Basic Sciences Publications

Search and Filter
Last Modified, February 21, 2021
Results per Page: 10
  • 5
  • 10
  • 20
  • 50
  • 100

A novel dual Ca2+ sensor system regulates Ca2+-dependent neurotransmitter release

J Cell Biol

2021 Jihong Bai; Yu Wang

Ca2+-dependent neurotransmitter release requires synaptotagmins as Ca2+ sensors to trigger synaptic vesicle (SV) exocytosis via binding of their tandem C2 domains-C2A and C2B-to Ca2+. We have previously demonstrated that SNT-1, a mouse synaptotagmin-1 (Syt1) homologue, functions as the fast Ca2+ sensor in Caenorhabditis elegans. Here, we report a new Ca2+ sensor, SNT-3, which triggers delayed Ca2+-dependent neurotransmitter release. snt-1;snt-3 double mutants abolish evoked synaptic transmission, demonstrating that C. elegans NMJs use a dual Ca2+ sensor system. SNT-3 possesses canonical aspartate residues in both C2 domains, but lacks an N-terminal transmembrane (TM) domain. Biochemical evidence demonstrates that SNT-3 binds both Ca2+ and the plasma membrane. Functional analysis shows that SNT-3 is activated when SNT-1 function is impaired, triggering SV release that is loosely coupled to Ca2+ entry. Compared with SNT-1, which is tethered to SVs, SNT-3 is not associated with SV. Eliminating the SV tethering of SNT-1 by removing the TM domain or the whole N terminus rescues fast release kinetics, demonstrating that cytoplasmic SNT-1 is still functional and triggers fast neurotransmitter release, but also exhibits decreased evoked amplitude and release probability. These results suggest that the fast and slow properties of SV release are determined by the intrinsically different C2 domains in SNT-1 and SNT-3, rather than their N-termini-mediated membrane tethering. Our findings therefore reveal a novel dual Ca2+ sensor system in C. elegans and provide significant insights into Ca2+-regulated exocytosis.

Dynamics of Neutralizing Antibody Titers in the Months After Severe Acute Respiratory Syndrome Coronavirus 2 Infection

J Infect Dis

2021 Jesse Bloom; Adam Dingens; Rachel Eguia; Katharine Dusenbury Crawford; Alex Greninger

Most individuals infected with severe acute respiratory syndrome coronavirus 2 (SARS-CoV-2) develop neutralizing antibodies that target the viral spike protein. In this study, we quantified how levels of these antibodies change in the months after SARS-CoV-2 infection by examining longitudinal samples collected approximately 30-152 days after symptom onset from a prospective cohort of 32 recovered individuals with asymptomatic, mild, or moderate-severe disease. Neutralizing antibody titers declined an average of about 4-fold from 1 to 4 months after symptom onset. This decline in neutralizing antibody titers was accompanied by a decline in total antibodies capable of binding the viral spike protein or its receptor-binding domain. Importantly, our data are consistent with the expected early immune response to viral infection, where an initial peak in antibody levels is followed by a decline to a lower plateau. Additional studies of long-lived B cells and antibody titers over longer time frames are necessary to determine the durability of immunity to SARS-CoV-2.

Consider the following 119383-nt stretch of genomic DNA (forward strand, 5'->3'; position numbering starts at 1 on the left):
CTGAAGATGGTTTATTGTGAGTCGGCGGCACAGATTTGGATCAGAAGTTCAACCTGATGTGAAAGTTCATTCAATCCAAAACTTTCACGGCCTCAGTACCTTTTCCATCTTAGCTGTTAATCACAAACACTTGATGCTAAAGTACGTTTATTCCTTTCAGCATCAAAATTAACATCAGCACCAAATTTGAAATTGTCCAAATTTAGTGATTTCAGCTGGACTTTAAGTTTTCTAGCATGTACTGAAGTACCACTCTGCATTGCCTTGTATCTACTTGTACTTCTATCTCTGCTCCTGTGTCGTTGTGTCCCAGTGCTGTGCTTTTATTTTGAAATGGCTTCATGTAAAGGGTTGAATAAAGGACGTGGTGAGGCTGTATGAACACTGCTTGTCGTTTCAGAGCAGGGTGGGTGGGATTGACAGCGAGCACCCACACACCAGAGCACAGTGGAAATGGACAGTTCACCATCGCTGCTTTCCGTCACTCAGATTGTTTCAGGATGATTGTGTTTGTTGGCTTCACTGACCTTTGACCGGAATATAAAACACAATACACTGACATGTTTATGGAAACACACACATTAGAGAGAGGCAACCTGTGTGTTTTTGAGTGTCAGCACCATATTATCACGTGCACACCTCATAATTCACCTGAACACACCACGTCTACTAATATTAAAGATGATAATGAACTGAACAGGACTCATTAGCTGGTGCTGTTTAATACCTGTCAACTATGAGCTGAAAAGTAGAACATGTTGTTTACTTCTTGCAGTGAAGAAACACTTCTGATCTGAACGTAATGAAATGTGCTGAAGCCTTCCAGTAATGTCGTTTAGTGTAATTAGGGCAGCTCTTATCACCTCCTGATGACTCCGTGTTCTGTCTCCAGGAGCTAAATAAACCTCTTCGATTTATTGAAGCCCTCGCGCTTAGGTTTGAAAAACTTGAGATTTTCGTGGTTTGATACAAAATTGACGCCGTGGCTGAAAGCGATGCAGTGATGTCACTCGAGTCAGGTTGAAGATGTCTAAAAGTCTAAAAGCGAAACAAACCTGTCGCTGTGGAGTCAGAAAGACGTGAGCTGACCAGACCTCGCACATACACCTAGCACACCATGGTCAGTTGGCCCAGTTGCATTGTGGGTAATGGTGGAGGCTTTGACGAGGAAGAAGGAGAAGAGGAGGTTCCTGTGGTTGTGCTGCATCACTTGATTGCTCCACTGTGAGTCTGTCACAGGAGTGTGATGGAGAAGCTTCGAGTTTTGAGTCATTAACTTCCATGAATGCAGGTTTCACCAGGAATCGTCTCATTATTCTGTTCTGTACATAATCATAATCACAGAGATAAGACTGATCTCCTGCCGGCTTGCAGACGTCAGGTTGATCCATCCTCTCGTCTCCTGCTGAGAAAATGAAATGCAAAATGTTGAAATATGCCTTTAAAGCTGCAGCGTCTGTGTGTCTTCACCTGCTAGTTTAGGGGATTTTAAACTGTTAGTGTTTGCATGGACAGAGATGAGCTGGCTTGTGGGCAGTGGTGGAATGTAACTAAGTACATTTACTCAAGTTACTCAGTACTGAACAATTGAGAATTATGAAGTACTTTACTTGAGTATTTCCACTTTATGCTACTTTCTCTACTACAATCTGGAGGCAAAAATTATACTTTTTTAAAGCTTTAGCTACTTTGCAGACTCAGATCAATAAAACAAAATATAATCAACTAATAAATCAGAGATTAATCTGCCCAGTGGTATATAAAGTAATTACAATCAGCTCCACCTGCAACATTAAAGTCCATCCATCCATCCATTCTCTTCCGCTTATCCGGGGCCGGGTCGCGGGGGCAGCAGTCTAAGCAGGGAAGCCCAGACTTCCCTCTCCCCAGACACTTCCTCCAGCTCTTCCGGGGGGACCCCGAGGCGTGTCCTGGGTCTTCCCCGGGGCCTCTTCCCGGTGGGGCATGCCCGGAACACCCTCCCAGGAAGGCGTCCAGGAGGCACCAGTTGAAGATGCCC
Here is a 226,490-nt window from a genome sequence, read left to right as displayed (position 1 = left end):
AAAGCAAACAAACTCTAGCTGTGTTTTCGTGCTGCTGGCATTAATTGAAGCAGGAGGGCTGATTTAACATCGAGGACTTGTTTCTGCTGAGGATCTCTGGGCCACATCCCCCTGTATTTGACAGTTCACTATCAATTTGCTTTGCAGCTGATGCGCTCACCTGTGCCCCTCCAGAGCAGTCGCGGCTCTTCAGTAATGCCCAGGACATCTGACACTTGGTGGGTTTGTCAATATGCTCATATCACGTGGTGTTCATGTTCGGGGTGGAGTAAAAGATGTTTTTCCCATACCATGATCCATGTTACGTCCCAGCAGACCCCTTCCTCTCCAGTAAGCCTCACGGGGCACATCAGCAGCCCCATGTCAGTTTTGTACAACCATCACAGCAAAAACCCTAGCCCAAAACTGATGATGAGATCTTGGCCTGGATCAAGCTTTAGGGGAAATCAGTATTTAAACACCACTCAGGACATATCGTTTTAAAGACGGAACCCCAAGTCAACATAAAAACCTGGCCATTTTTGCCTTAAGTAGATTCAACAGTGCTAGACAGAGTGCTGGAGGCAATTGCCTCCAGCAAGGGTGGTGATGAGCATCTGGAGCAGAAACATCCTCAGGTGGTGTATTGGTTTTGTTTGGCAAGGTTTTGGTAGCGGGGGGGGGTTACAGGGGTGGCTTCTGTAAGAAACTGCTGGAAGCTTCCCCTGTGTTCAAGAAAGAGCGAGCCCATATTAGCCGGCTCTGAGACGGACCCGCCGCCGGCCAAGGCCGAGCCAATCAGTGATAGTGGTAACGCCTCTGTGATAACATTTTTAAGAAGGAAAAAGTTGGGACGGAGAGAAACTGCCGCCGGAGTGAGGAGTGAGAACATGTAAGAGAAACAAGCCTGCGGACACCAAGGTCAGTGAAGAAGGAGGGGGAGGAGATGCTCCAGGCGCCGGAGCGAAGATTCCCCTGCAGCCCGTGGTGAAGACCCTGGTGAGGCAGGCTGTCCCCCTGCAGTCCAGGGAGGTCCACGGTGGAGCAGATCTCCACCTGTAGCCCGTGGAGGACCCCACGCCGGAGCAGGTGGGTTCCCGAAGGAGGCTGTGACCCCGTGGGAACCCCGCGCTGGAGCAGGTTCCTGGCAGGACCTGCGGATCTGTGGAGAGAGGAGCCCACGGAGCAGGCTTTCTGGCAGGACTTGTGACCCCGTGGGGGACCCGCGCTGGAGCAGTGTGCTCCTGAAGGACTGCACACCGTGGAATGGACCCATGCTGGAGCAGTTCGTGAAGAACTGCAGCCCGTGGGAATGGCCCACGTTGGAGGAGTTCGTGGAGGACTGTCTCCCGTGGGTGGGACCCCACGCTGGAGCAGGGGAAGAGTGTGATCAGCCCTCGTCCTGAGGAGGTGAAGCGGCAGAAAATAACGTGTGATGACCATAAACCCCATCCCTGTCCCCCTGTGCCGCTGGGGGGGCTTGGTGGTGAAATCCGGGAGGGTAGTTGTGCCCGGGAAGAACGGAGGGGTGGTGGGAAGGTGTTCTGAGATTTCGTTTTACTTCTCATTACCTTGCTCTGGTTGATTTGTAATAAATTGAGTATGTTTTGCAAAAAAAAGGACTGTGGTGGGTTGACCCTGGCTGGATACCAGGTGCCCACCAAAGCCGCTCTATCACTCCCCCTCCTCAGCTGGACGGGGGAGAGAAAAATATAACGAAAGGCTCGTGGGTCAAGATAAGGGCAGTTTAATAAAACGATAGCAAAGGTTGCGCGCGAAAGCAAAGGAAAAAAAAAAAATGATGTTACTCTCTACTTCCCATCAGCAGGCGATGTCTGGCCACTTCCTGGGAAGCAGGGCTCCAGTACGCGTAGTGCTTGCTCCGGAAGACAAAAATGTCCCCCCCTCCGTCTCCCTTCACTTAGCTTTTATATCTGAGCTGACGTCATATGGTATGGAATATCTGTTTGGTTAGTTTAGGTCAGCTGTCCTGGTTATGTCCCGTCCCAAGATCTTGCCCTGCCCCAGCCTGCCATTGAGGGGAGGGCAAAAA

Pleiotropic mutations can rapidly evolve to directly benefit self and cooperative partner despite unfavorable conditions

Elife

2021 Samuel Hart; Wenying Shou; Chi-Chun Chen

Cooperation, paying a cost to benefit others, is widespread. Cooperation can be promoted by pleiotropic 'win-win' mutations which directly benefit self ('self-serving') and partner ('partner-serving'). Previously, we showed that partner-serving should be defined as increased benefit supply rate per intake benefit (Hart & Pineda et al., 2019). Here, we report that win-win mutations can rapidly evolve even under conditions unfavorable for cooperation. Specifically, in a well-mixed environment we evolved engineered yeast cooperative communities where two strains exchanged costly metabolites lysine and hypoxanthine. Among cells that consumed lysine and released hypoxanthine, ecm21 mutations repeatedly arose. ecm21 is self-serving, improving self's growth rate in limiting lysine. ecm21 is also partner-serving, increasing hypoxanthine release rate per lysine consumption and the steady state growth rate of partner. ecm21 also arose in monocultures evolving in lysine-limited chemostats. Thus, even without any history of cooperation or pressure to maintain cooperation, pleiotropic win-win mutations may readily evolve.